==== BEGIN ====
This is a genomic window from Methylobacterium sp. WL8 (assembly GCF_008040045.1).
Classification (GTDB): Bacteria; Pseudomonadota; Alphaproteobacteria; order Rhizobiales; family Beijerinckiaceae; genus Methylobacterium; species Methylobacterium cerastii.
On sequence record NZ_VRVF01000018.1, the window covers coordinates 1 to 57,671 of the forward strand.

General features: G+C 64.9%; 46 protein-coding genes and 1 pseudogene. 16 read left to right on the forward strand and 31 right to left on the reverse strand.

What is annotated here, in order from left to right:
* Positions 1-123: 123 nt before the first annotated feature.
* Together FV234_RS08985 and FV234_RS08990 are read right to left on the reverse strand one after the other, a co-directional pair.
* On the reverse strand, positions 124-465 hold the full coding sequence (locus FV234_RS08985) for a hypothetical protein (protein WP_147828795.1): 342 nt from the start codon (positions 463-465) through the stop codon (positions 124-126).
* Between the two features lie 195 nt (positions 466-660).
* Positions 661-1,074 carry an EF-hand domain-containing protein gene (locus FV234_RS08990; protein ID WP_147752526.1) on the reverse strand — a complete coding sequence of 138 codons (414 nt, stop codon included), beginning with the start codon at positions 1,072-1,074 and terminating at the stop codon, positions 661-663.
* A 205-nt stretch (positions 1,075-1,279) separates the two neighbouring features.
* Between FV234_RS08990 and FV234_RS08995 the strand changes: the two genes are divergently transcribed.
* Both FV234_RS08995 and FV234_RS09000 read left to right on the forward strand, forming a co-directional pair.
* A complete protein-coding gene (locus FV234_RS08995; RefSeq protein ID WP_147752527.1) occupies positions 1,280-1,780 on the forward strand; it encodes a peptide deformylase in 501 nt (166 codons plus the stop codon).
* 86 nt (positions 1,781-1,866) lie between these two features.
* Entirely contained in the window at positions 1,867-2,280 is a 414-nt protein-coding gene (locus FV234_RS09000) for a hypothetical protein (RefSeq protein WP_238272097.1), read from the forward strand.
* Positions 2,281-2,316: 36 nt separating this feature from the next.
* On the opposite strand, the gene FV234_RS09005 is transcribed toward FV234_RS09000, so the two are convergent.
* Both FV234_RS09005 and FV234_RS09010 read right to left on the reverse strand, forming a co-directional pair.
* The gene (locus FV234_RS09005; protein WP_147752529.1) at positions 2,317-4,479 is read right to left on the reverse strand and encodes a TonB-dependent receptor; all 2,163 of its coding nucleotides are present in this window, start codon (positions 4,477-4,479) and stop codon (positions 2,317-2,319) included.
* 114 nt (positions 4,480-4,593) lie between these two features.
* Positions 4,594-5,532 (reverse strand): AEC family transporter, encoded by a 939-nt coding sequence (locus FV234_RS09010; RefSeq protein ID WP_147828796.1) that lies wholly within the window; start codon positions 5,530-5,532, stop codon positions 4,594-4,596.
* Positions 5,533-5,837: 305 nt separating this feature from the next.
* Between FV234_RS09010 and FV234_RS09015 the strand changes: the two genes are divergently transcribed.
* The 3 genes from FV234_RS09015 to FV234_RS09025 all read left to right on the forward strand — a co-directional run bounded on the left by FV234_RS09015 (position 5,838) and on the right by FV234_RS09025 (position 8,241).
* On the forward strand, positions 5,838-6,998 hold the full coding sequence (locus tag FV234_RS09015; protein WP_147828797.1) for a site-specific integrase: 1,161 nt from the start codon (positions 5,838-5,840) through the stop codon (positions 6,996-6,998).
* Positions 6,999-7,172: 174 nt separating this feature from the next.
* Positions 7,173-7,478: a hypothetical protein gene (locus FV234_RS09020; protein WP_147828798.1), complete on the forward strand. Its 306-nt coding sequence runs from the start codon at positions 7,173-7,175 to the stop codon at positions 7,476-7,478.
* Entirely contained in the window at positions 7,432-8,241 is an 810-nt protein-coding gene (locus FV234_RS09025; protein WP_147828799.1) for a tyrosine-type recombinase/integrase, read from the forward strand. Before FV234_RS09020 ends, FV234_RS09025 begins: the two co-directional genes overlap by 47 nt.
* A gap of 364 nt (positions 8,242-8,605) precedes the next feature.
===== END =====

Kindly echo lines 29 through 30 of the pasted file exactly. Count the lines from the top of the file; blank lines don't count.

* Entirely contained in the window at positions 7,432-8,241 is an 810-nt protein-coding gene (locus FV234_RS09025; protein WP_147828799.1) for a tyrosine-type recombinase/integrase, read from the forward strand. Before FV234_RS09020 ends, FV234_RS09025 begins: the two co-directional genes overlap by 47 nt.
* A gap of 364 nt (positions 8,242-8,605) precedes the next feature.